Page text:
The mysterious disappearance of the Microsoft Senior Vice Presidents

The mysterious disappearance of the Microsoft Senior Vice Presidents

Summary: Microsoft is eliminating the "Senior Vice President" title across the company. Here's why, according to company officials.

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Titles at Microsoft always are a source of confusion, even for those of us paid to keep tabs on the Softies. But they also are often telling.

In the past couple of weeks, I've been noticing a trend at the company: The Microsoft Senior Vice President title seems to be on its way to becoming an endangered species.

At Microsoft, Senior Vice Presidents have been one level above Corporate Vice Presidents. Within the past few weeks, Microsoft quietly has been shifting the titles of a handful of its top execs from Senior VP to Corporate VP  (or, in a couple of cases, something different). Among those affected: Chris Jones, now Corporate Vice President of Windows Live; Rick Rashid, now listed as Chief Research Officer; Brad Smith, now listed as an Executive Vice President and General Counsel; and Soma Somasegar, newly titled as Corporate VP of the Microsoft Developer Division.

There are still a very few Microsoft execs listed as Senior Vice Presidents on the official Microsoft bio site: Lisa Brummel, head of HR; Chris Capossela, head of central marketing; and Jon DeVaan, head of Windows Development.

A Microsoft spokesperson told me on September 16 that there is a concerted effort to get rid of the Senior VP title and Brummel, Capossela and DeVaan soon would soon become Corporate VPs as well. He said the new titles do not signify demotions or a drop in compensation for anyone affected. He also said there was no connection between Microsoft's recent changes in its review and compensation plan and these title changes.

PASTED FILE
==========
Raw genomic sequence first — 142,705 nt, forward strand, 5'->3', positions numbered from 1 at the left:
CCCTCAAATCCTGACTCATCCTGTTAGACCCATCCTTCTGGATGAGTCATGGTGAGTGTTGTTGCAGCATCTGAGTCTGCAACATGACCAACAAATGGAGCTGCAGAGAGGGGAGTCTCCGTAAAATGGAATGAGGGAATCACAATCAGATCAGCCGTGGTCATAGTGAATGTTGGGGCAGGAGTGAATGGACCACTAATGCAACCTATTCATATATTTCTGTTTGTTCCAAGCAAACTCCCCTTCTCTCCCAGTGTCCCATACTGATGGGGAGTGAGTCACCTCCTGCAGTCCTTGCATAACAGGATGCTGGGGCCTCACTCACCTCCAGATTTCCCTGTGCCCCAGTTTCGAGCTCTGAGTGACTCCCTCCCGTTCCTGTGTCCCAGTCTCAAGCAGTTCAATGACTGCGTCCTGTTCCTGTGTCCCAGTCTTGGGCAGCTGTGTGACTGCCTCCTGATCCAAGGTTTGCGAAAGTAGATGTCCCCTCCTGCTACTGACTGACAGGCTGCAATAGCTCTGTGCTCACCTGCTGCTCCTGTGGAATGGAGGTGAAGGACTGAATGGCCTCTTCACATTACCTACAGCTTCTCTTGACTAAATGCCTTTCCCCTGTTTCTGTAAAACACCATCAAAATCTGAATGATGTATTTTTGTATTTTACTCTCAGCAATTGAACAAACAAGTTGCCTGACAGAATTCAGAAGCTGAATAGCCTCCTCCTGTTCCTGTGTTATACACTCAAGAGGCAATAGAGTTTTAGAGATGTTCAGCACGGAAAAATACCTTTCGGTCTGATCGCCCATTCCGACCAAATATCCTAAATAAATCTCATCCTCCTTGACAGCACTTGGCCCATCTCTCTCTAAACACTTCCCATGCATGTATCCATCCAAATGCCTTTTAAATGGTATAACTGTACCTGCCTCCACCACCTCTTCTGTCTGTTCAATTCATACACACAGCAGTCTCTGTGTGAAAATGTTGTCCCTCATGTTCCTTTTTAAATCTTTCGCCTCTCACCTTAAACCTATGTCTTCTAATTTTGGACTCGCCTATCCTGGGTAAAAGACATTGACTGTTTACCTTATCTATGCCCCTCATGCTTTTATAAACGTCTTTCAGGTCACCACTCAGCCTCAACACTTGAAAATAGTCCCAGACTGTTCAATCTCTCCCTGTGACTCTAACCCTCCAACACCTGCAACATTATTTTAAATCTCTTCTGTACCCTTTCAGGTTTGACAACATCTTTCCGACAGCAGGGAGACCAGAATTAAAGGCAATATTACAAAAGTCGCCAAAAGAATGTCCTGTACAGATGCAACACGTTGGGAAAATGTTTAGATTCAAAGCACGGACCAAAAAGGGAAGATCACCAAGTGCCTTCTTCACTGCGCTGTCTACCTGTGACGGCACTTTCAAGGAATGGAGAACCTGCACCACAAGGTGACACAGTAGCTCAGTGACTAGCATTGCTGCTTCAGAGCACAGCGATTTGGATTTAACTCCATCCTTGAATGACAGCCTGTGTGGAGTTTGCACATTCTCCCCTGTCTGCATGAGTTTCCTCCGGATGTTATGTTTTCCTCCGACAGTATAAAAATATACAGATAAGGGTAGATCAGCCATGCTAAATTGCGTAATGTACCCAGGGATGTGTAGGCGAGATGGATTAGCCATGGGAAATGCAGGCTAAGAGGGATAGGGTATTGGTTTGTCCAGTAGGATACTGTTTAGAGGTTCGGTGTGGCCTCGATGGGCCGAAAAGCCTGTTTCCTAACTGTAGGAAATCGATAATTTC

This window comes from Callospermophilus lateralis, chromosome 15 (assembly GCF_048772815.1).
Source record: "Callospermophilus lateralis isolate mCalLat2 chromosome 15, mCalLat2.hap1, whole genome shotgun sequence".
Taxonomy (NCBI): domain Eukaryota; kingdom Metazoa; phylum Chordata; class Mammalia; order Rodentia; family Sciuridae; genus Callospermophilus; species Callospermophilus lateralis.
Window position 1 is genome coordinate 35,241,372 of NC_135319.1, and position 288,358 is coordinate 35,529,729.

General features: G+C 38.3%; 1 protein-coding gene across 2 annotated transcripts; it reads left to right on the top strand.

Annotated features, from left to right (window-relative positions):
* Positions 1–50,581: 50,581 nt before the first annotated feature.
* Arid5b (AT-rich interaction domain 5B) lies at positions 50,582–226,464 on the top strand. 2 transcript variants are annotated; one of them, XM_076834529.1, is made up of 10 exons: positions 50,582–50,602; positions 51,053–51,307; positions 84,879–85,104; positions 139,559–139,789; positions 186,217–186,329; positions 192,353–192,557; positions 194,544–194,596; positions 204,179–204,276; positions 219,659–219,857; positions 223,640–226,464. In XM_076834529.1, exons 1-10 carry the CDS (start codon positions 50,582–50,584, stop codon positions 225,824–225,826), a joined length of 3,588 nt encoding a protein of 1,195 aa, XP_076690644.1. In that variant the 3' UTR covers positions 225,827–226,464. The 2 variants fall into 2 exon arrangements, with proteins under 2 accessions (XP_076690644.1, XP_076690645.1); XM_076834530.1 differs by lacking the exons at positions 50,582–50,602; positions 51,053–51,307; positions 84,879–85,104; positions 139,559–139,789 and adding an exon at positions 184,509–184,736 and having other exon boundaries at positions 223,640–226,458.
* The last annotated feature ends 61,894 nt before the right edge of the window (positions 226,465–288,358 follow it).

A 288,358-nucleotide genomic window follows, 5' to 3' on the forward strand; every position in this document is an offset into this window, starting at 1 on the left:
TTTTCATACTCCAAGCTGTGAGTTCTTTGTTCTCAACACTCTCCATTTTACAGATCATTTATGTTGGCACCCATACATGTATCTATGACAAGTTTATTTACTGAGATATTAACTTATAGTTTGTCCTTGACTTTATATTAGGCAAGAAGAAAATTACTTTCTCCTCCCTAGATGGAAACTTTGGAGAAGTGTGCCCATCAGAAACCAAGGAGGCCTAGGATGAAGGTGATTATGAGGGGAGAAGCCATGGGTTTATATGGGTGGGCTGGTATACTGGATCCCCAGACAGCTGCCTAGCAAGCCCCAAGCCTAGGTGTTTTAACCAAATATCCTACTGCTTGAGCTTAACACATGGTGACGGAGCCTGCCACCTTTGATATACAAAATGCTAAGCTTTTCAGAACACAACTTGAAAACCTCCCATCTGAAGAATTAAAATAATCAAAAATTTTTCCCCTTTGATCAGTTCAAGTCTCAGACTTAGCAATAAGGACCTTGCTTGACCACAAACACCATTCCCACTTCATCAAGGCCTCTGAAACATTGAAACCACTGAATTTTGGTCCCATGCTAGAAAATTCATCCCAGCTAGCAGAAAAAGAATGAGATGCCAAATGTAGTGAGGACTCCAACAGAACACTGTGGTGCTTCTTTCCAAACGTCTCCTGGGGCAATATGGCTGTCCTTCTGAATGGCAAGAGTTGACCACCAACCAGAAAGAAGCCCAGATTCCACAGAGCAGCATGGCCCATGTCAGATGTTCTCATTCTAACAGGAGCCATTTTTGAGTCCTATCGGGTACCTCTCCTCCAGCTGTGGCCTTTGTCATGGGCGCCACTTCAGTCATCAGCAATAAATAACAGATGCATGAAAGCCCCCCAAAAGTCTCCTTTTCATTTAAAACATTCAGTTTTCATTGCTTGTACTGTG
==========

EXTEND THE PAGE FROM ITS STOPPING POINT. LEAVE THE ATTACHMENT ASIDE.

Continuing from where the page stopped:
The official Microsoft statement delivered via e-mail from the aforementioned spokesperson:

"Microsoft has eliminated the title of Senior Vice President. This does not change the level or compensation of any of our executives, it's just part of an ongoing effort to make our title structure as streamlined and consistent as possible.  Streamlining our title system will also make it easier for our senior leaders to move into new roles across the company, as we tackle new opportunities."

Update (September 17): As the spokesperson promised, Brummel, Capossela and DeVaan all now are sporting new titles. DeVaan is a Corporate Vice President now. Brummel is "Chief People Officer." And Capossela is "Chief Marketing Officer."

Topics: Operating Systems, CXO, Legal, Microsoft, Software, IT Employment, Windows

About

Mary Jo has covered the tech industry for 30 years for a variety of publications and Web sites, and is a frequent guest on radio, TV and podcasts, speaking about all things Microsoft-related. She is the author of Microsoft 2.0: How Microsoft plans to stay relevant in the post-Gates era (John Wiley & Sons, 2008).

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22 comments
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  • The next step...